CIA Director Bill Burns testifies during a Senate hearing in Washington, DC in 2021. (Tom Williams/CQ-Roll Call, Inc/Getty Images)

The United States does not “take lightly” the possibility that Russia could seek to use a tactical nuclear weapon in Ukraine as Moscow continues to face difficulties on the battlefield, CIA Director Bill Burns said Thursday.

"Given the potential desperation of President Putin and the Russian leadership, given the setbacks that they've faced so far militarily, none of us can take lightly the threat posed by a potential resort to tactical nuclear weapons or low yield nuclear weapons,” he said in public remarks at the Georgia Institute of Technology.

The CIA “watch[es] for that very intently,” Burns said. But he emphasized that the US has yet to see any signs that Russia is preparing to take such a step.

"While we've seen some rhetorical posturing on the part of the Kremlin about moving to higher nuclear alert levels, so far we haven't seen a lot of practical evidence of the kind of deployments or military dispositions that would reinforce that concern—but we watch for that very intently,” Burns said.

Still, in the same remarks, Burns warned that Russian President Vladimir Putin has become increasingly isolated and his "risk appetite has grown as his grip on Russia has tightened.”

“His circle of advisors has narrowed and in that small circle it has never been career-enhancing to question his judgment or his stubborn, almost mystical belief that his destiny is to restore Russia's sphere of influence,” Burns said.

1:24 p.m. ET, April 14, 2022

US President Biden says he's deciding on whether to send a senior administration official to Ukraine

From CNN's Kevin Liptak

President Joe Biden speaks on Tuesday, April 12.
President Joe Biden speaks on Tuesday, April 12. (Carolyn Kaster/AP)

US President Joe Biden said Thursday he was still working with his team to determine whether he should dispatch a senior member of his administration to Ukraine, a potentially dramatic show of support for the nation as it comes under attack from Russia.

"We're making that decision now," Biden said when asked whether he would send a senior official to Ukraine. Asked who he would send, Biden turned back to a reporter and said, "You ready to go?"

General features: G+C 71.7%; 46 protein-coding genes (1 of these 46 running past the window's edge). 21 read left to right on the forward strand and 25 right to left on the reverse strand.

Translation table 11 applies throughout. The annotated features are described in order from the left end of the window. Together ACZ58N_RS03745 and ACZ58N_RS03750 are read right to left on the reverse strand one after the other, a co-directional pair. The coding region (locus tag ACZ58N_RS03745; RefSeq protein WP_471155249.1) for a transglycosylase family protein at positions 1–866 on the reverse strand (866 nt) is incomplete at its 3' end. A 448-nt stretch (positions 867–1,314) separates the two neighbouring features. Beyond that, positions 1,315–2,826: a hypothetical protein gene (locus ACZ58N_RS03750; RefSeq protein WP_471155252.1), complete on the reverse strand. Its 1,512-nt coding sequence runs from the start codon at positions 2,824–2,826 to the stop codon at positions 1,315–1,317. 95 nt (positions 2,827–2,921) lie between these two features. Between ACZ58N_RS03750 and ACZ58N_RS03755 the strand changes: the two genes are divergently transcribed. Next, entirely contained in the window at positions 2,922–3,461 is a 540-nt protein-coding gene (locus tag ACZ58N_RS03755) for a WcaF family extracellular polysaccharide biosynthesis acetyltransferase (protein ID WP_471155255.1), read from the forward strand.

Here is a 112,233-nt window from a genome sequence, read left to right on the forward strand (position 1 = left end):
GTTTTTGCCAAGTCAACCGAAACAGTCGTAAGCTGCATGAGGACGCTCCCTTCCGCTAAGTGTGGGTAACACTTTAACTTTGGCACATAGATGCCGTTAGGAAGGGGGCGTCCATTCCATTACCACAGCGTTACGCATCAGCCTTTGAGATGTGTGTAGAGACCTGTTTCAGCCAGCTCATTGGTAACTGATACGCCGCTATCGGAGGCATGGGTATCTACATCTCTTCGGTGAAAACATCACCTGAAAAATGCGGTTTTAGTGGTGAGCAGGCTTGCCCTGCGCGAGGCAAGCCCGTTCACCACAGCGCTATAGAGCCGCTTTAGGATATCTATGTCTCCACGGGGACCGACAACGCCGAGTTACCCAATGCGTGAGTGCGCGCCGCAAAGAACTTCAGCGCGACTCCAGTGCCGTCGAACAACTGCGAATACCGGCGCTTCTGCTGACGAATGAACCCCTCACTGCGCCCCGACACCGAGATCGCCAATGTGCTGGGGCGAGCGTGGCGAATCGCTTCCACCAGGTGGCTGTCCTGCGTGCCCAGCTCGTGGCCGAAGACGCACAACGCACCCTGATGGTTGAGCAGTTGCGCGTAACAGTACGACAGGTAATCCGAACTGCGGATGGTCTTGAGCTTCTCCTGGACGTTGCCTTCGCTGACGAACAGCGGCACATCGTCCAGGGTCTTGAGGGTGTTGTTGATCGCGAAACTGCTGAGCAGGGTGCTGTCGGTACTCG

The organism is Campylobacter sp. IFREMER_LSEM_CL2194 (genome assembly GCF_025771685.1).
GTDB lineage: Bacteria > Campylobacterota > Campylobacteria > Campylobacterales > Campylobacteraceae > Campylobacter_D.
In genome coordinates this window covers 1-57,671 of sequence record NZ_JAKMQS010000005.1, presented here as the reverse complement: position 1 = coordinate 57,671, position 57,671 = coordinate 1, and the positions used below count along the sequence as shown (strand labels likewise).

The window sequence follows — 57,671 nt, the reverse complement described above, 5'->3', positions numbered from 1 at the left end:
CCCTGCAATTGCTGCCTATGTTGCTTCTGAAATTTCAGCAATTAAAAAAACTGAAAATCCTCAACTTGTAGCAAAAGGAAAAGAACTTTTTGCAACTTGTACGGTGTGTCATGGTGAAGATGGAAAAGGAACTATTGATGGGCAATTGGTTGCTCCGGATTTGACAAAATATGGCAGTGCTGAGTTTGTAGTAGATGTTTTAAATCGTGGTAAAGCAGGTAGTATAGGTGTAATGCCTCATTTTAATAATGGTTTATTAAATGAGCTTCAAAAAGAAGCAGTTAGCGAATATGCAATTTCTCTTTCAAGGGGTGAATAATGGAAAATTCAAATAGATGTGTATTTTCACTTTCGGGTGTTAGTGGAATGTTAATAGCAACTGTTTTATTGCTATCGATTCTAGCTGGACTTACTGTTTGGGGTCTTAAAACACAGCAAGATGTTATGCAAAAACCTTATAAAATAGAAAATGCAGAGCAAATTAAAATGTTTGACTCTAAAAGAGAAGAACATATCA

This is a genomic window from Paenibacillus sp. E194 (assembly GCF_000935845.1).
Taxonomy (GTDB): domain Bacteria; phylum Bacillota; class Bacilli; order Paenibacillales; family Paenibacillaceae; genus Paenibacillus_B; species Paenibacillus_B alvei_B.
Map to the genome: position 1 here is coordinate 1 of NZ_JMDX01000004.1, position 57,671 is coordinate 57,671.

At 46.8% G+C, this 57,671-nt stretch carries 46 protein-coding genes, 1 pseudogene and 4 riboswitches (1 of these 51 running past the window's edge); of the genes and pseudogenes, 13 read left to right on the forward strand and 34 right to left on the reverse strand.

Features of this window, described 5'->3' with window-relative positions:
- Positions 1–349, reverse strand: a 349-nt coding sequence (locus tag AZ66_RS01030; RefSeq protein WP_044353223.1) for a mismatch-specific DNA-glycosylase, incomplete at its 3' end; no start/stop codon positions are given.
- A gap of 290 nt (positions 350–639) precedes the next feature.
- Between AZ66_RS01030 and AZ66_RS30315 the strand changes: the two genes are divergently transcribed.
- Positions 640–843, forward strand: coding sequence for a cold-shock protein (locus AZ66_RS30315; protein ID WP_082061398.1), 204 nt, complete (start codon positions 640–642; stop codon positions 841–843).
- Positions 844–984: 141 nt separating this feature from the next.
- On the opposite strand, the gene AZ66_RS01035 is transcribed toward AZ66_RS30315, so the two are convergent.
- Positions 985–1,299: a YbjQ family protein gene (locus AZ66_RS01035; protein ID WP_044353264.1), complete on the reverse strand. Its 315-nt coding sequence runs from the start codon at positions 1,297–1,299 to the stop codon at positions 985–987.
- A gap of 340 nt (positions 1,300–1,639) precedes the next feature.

The White House echoed Biden's comments, saying "we’re still in discussions, deciding this."

"As you know, obviously we’re in contact with the Ukrainian government every day – pretty regularly and so I just don’t have anything to preview any further,” principal deputy press secretary Karine Jean-Pierre told reporters aboard Air Force One when pressed for further information.

Since Russian forces withdrew from the region surrounding Kyiv, a number of Western leaders have made their way to the Ukrainian capital to demonstrate support.

US officials have held preliminary discussions about sending a high-ranking member of the administration to Ukraine, according to a source familiar with the talks.

While Biden and Vice President Kamala Harris are unlikely to visit Kyiv themselves anytime soon, officials have discussed sending Defense Secretary Lloyd Austin or Secretary of State Antony Blinken.

Still, sources said a decision is far from finalized and the visit could ultimately not materialize. 

British Prime Minister Boris Johnson made a surprise visit to Kyiv last weekend. US officials said afterward that Biden was not currently planning a trip of his own. 

"We're not currently planning a trip by the President of the United States to Ukraine," press secretary Jen Psaki said on Monday. She said more important that a presidential visit was a continued supply of weapons and support.

"What is most important to the Ukrainian leadership is that we are expediting weapons and getting them the assistance and security systems they need and that is what our focus is on," she said.

In a telephone call with Ukrainian President Volodymyr Zelensky on Wednesday, Biden informed his counterpart of a new $800 million security assistance package, including 11 Mi-17 helicopters, 300 Switchblade drones, 18 Howitzers and protective equipment to guard against chemical attacks.

Read more about the potential trip here.

CNN's Betsy Klein contributed reporting to this post.

12:55 p.m. ET, April 14, 2022

Russian troops that left northern Ukraine are now appearing in Donbas ahead of expected military push

From CNN's Barbara Starr and Jamie Crawford

The first Russian troops that had left northern Ukraine have begun appearing in the northern Donbas region of eastern Ukraine in preparation for what is expected to be a major push by thousands of Russian forces a senior US defense official said Thursday.